I would suggest that much of the preaching that has been done in the millennia since the codification of the Bible is in fact based on the necessity of naming sin before announcing absolution, of demanding confession before granting pardon. Have we preachers in our time perhaps gone too far in the other direction, attempting to lure our folk with God’s unbounded love rather than to call our and their actions into the most serious question? I admit to being caught between these two poles myself. I spent nearly 30 years of my academic life trying to convince my students that the gospel begins with God’s unmerited love, not with God’s withering demands. If one recognized and accepted the love of God, one would inevitably seek to follow the demands that God had made. I am now not so convinced of that strategy. I remain reluctant to accuse my hearers of their evil before I offer to them what God has for them, but I also see that for many 21st century people, God’s free love and grace sound to them like a free pass to act in any way they choose: if God loves me no matter what, then why should I act in ways different than what I choose, ways that make me happy and comfortable?Is.65:17-25 is one of those late Isaianic texts that are very hard to locate in time. I was taught, as I said above, that surely 8th century Isaiah did not write this. It is further unlikely that 2-Isaiah, that grand prophet of Judah’s Babylonian exile, penned it either. It is usually assigned to a sort of “grab bag” Isaiah, a third or fourth (or fifth?) prophet of some undetermined time after a few exiles returned to Jerusalem (late 6th century), or perhaps even later than that. Whenever it may have been composed, it is a grand vision of the beloved community of God, and I suggest that it was just as much in the mind of 1stIsaiah as it was in the mind of 2nd Isaiah, as it was in the minds of Amos, Hosea, and Micah, too. For here at last is the community that God designed for God’s people, a place where old people live past 100 years and no one dies young, where there is no weeping in agony of despair, no cries of distress and heartache, where planted vineyards will not be stolen by thieves or enemies, where houses will be built and lived in by those who did the building, where all labor will be good labor, a place where God will answer all people before they even call on God, and where wolves live peaceably with lambs, where lions eat straw rather then meat. No one will hurt or destroy anyone else in a search for power and domination. In short, this is the creation as it came from the hand of God.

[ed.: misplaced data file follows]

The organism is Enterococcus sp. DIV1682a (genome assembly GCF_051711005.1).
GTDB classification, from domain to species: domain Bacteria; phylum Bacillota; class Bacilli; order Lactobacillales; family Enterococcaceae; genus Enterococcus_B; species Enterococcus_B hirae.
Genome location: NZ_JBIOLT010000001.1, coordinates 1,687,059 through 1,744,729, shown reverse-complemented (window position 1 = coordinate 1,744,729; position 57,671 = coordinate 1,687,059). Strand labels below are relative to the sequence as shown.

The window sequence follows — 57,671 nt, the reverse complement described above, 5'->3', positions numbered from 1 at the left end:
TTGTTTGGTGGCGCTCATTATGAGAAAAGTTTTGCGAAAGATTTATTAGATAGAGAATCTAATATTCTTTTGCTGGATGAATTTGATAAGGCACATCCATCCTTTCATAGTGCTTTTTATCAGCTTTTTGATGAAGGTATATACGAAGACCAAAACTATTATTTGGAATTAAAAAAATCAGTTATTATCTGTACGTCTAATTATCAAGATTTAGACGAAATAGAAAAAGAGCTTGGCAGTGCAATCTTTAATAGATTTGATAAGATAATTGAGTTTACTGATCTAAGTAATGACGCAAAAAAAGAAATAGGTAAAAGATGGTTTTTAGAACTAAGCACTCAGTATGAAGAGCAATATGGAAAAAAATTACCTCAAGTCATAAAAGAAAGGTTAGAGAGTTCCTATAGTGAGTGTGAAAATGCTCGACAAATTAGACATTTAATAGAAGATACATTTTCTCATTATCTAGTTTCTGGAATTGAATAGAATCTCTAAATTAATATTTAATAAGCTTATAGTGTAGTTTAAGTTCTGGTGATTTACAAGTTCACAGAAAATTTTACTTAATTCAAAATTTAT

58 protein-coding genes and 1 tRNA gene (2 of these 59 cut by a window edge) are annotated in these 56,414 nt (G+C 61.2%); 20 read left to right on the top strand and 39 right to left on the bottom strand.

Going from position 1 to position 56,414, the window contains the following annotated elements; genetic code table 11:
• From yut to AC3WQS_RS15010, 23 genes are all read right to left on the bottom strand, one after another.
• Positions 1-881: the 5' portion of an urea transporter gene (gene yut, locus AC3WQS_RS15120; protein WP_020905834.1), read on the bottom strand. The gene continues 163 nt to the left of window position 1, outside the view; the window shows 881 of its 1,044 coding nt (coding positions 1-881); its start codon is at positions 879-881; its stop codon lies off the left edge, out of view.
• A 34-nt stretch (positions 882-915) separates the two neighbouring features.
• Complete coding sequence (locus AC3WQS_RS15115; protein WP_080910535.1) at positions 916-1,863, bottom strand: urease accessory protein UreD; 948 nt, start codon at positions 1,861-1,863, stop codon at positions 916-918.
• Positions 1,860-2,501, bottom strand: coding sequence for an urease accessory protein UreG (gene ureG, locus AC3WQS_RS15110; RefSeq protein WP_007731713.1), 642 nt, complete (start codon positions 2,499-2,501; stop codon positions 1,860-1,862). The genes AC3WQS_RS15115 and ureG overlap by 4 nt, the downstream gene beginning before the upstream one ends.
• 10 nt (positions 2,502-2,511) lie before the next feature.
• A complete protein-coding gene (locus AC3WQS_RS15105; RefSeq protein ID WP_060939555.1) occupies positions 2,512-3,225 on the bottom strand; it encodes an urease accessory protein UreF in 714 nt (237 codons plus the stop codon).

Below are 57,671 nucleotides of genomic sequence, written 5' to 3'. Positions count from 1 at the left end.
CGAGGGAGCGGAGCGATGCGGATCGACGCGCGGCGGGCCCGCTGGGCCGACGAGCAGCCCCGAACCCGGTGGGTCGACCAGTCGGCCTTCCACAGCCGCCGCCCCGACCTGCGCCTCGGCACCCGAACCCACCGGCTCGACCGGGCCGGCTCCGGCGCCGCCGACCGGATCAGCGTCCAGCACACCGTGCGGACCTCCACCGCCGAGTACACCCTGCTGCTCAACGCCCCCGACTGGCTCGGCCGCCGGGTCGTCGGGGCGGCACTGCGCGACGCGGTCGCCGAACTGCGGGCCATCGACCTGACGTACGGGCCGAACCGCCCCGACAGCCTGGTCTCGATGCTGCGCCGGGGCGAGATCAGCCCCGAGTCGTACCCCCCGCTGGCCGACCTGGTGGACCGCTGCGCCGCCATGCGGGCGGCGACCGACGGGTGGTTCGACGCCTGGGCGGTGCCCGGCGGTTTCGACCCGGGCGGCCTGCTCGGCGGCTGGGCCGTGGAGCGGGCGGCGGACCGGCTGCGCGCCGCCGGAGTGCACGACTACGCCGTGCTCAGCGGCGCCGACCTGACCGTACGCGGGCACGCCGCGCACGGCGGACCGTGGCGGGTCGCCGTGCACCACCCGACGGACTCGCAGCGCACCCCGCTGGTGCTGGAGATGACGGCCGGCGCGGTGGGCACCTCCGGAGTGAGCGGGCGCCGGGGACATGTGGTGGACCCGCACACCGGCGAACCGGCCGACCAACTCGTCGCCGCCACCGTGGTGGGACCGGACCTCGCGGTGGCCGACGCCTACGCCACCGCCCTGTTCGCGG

It is this community that the prophets want for their people; that is why they are so passionate in their denunciation of their calamitous actions toward one another, why they confront them with their monstrous acts of greed and power-hungry assaults. They hope against hope that their sharp words will pave the way for this community, this magnificent community of love and justice and peace. This is what God wants for all of God’s people and animals, and the possibility of achieving that community is far more important than the particular means we use to achieve it. I sense that in my own ministry of preaching I have too seldom been direct enough about my failures and have offered a too easy gospel. Yet, I also think that the potent prophets of the Hebrew Bible have perhaps focused their words too exclusively on the shortcomings of their hearers to the detriment of announcing the unbreakable love of YHWH to them. However, if they speak as they do in the attempt to forge that divine community, providing on occasion rich glimpses of that community, hints of what can be, surely they offer to us modern preachers models we might well imitate.
(Images from Wikimedia Commons)